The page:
Some customer and employee information of McDonald’s Corp’s business in South Korea and Taiwan was exposed to hackers in a data breach, the company said on Friday. This made the largest burger chain of the world the latest global firm to be targeted by hackers.
After identification of an unauthorized activity on the company’s network, the company initiated an investigation by external consultants which revealed the details of the breach in the two regions.
“While we were able to close off access quickly after identification, our investigation has determined that a small number of files were accessed, some of which contained personal data,” McDonald’s said in a statement.
In its statement the company said that it will take measures to notify the regulators of the breach as well as inform the customers that were listed in the files. The company however said that the exposed files did not have any customer payment data.
In recent days, there has been a series of attacks by cybercriminals resulting in cyber breach in the servers and IT systems of hospitals and global companies – which included meat processor JBS and Colonial Pipeline oil, and these hacks have resulted in disruption in operations for hours and causing worries of shortage of supplies.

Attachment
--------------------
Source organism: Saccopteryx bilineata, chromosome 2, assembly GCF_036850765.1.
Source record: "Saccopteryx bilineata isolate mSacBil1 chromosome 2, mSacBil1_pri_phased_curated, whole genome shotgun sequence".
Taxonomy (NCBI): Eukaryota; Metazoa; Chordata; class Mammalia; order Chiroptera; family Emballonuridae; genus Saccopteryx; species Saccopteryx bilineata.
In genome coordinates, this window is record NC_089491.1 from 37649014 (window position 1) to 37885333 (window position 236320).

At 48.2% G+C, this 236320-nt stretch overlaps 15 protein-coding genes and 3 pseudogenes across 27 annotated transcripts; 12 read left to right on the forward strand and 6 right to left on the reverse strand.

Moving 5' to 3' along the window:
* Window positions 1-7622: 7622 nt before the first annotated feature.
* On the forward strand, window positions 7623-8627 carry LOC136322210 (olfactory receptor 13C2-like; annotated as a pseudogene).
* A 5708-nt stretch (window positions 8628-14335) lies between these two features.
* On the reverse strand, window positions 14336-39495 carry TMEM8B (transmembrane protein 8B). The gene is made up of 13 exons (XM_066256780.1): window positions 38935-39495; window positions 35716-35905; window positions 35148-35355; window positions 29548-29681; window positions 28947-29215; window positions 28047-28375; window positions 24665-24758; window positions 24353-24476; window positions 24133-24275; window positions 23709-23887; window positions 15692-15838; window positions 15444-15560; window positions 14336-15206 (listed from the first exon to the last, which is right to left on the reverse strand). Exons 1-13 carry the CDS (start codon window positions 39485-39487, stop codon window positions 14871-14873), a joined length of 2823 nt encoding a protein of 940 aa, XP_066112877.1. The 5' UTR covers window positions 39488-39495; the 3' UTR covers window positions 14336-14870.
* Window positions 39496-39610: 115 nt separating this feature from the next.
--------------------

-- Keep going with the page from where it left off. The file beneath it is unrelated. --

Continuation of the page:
According to reports in order to gain control of their operations and restart production, some companies have had to pay a ransom to the hackers. McDonald’s said it would use the findings from the investigation to identify ways to improve its security measures.
The investigation into the breach by McDonald’s showed that hackers had gained access to the data of the company in the United States as well.
Some business contact information for employees and franchisees in the US as well as some information about restaurants such as seating capacity and the square footage of play areas was disclosed by the breach, McDonald’s said in a message to US employees.
While no customer data was breached in the hack, the disclosed employee data did not contain any sensitive or personal data. Employees and franchisees of the company were advised by McDonald’s to keep an eye for phishing emails and to use their discretion when they are asked ot furnish information, the company said.
In the breach in South Korea and Taiwan, customer emails, phone numbers and addresses for delivery customers were stolen by hackers, McDonald’s said. Employee information including names and contact information, were also compromised in the Taiwan hack, the company said. The company did not disclose the number of files that were exposed or the number of people affected but said the number of files exposed was small.
The company would also notify the some employees in South Africa and Russia about possible unauthorised access to their information as the investigation had flagged those countries as well.
“McDonald’s will leverage the findings from the investigation as well as input from security resources to identify ways to further enhance our existing security measures,” the company said.
(Adapted from USNews.com & WSJ.com)